Assuntos
Pesquisa Biomédica/economia , Hipertensão Induzida pela Gravidez/etiologia , National Heart, Lung, and Blood Institute (U.S.)/economia , Pré-Eclâmpsia/etiologia , Pesquisa Biomédica/estatística & dados numéricos , Orçamentos , Feminino , Humanos , National Heart, Lung, and Blood Institute (U.S.)/estatística & dados numéricos , National Heart, Lung, and Blood Institute (U.S.)/tendências , National Institutes of Health (U.S.)/economia , National Institutes of Health (U.S.)/estatística & dados numéricos , Gravidez , Apoio à Pesquisa como Assunto/economia , Apoio à Pesquisa como Assunto/estatística & dados numéricos , Apoio à Pesquisa como Assunto/tendências , Estados Unidos
17.
Eur J Cancer ; 100: 75-84, 2018 09.
Artigo em Inglês | MEDLINE | ID: mdl-30014883

RESUMO

BACKGROUND: Cancer research is among the most active biomedical research domains for the European Union (EU). However, little quantitative empirical evidence is available to guide the decisions on the choice of disease site to study, specific research domain focus or allocation of research resources. To inform national/supranational cancer research policy, high-resolution intelligence is needed. METHODS: We performed a bibliometric analysis of European cancer research papers in the Web of Science from 2002 to 2013 to quantify research activity in each of the 28 EU Member States, along with Iceland, Norway and Switzerland (EUR31), which cancer sites/research domains they addressed, and their sources of financial support (2009-2013). FINDINGS: Cancer research papers from EUR31 correlated well with national Gross Domestic Products (r2 = 0.94). However, certain cancer sites (lung, oesophagus and pancreas) were under-researched relative to their disease burden, whereas central nervous system and blood cancers were more generously supported than their burden would warrant. An analysis of research domains indicated a paucity of research on radiotherapy (5%), palliative care (1.2%) and quality of life (0.5%). European cancer research funding in 2012-2013 amounted to ∼€7.6 billion and came from diverse sources, especially in western Europe/Scandinavia, where in nine countries the charitable sector outspent the government but not in Eastern Europe where charitable research funding barely exists. INTERPRETATION: Several countries need to increase their cancer research outputs substantially, and/or alter their research portfolios to better match their growing (and changing) cancer burden. More co-ordination among funding agencies is required, so that resources can be attuned to align activities to research gaps and perceived clinical needs. In Eastern Europe, the charitable funding sector needs to be developed, so that both public and patient advocacy can have an active role in research.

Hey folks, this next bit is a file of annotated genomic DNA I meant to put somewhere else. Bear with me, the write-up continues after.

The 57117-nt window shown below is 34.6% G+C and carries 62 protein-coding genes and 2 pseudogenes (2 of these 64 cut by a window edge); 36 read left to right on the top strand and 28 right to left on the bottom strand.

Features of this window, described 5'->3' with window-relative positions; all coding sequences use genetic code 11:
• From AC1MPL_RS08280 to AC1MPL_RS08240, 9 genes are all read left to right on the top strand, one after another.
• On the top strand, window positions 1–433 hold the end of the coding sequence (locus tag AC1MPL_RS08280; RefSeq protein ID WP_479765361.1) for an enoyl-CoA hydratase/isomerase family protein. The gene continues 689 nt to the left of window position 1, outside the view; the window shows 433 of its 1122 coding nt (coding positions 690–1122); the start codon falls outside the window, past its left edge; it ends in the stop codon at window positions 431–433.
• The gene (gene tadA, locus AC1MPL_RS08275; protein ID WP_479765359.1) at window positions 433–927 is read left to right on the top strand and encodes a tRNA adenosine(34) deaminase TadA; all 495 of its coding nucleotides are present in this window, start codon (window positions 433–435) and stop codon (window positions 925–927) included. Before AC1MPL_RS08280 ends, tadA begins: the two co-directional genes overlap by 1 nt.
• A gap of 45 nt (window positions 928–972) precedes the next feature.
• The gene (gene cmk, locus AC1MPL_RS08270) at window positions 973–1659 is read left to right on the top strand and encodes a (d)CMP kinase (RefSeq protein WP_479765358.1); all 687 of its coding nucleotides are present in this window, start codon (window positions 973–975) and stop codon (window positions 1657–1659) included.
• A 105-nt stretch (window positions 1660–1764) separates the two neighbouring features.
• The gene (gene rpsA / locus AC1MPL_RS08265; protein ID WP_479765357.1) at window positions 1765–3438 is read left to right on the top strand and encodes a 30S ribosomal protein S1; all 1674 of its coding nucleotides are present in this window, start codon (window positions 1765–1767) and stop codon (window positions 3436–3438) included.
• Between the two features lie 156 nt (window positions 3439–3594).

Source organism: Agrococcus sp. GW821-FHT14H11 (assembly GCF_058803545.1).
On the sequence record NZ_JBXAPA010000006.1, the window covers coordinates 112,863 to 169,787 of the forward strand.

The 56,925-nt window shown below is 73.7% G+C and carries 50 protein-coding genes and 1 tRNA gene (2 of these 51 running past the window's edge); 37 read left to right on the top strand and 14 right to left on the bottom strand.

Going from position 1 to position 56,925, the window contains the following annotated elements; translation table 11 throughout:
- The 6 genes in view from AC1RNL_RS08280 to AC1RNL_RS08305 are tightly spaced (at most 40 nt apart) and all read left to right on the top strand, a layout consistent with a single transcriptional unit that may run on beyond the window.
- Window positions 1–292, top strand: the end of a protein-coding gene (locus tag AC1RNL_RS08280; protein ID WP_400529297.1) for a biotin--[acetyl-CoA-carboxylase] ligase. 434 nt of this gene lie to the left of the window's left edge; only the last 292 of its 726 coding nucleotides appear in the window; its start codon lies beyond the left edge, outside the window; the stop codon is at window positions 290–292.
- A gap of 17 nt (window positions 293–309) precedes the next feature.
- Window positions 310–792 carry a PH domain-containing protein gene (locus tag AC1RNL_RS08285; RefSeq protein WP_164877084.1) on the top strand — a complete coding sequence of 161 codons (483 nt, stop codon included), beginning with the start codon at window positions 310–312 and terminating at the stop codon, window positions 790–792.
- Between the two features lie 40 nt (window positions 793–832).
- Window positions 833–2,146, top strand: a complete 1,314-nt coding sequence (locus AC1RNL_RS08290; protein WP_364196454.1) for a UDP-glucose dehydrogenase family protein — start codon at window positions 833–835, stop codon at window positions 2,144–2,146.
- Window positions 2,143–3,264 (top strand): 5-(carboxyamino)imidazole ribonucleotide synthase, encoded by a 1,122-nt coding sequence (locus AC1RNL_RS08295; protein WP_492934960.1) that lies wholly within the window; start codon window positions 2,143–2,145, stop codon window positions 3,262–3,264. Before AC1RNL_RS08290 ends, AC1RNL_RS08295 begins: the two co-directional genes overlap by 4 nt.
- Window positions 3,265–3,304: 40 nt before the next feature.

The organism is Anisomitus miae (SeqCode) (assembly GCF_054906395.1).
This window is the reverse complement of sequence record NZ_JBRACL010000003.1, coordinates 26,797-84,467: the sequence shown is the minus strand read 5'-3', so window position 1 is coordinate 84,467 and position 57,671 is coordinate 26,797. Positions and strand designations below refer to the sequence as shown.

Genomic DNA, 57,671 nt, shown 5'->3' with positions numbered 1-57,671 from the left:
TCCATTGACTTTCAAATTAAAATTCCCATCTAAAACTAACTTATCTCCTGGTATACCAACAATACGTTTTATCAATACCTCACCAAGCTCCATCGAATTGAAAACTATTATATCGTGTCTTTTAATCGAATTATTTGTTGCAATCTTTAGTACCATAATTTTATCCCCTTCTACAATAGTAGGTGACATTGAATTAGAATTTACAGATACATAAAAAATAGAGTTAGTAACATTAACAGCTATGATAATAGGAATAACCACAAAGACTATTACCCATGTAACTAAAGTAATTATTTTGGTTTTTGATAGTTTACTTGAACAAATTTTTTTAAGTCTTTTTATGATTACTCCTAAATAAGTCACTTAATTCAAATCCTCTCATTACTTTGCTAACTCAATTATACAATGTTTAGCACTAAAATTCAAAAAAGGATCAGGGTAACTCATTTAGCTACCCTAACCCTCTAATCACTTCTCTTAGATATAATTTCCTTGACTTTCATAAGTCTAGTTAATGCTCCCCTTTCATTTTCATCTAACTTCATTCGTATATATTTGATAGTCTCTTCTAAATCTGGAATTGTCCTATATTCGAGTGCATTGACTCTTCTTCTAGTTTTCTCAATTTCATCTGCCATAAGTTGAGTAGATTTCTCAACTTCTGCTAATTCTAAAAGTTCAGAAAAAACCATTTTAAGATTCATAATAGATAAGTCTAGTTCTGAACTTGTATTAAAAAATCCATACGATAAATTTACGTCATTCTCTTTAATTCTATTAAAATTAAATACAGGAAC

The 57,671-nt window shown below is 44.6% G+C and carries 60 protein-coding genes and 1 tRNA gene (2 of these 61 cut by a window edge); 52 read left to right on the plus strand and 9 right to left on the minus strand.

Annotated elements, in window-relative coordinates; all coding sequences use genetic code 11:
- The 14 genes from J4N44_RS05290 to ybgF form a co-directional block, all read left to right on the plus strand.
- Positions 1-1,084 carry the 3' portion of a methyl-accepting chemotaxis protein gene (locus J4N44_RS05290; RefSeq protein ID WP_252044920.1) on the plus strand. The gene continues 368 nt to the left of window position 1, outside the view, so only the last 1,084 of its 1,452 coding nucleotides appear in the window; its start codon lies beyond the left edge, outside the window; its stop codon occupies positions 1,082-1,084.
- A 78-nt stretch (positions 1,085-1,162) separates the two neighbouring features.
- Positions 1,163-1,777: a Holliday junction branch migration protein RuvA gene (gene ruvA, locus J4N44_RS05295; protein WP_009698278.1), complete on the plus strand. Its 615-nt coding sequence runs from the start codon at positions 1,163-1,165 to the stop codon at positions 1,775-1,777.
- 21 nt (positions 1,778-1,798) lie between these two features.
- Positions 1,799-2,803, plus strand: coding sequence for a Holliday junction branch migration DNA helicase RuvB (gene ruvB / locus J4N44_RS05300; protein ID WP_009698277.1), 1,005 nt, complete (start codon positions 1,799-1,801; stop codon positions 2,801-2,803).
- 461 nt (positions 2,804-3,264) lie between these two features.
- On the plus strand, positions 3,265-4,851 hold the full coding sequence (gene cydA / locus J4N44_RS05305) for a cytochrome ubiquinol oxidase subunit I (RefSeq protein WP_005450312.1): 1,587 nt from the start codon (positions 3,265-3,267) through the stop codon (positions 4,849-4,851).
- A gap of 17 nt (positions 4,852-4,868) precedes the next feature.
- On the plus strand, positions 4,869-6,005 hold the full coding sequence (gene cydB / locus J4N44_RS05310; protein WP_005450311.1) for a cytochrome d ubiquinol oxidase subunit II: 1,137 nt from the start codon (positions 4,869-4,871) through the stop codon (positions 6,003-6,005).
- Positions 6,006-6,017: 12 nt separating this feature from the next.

Assuntos
Pesquisa Biomédica/economia , Oncologia/economia , Neoplasias/economia , Apoio à Pesquisa como Assunto/economia , Bibliometria , Pesquisa Biomédica/tendências , Orçamentos , Instituições de Caridade/economia , Europa (Continente)/epidemiologia , Financiamento Governamental/economia , Produto Interno Bruto , Humanos , Oncologia/tendências , Neoplasias/diagnóstico , Neoplasias/epidemiologia , Neoplasias/terapia , Parcerias Público-Privadas/economia , Apoio à Pesquisa como Assunto/tendências , Fatores de Tempo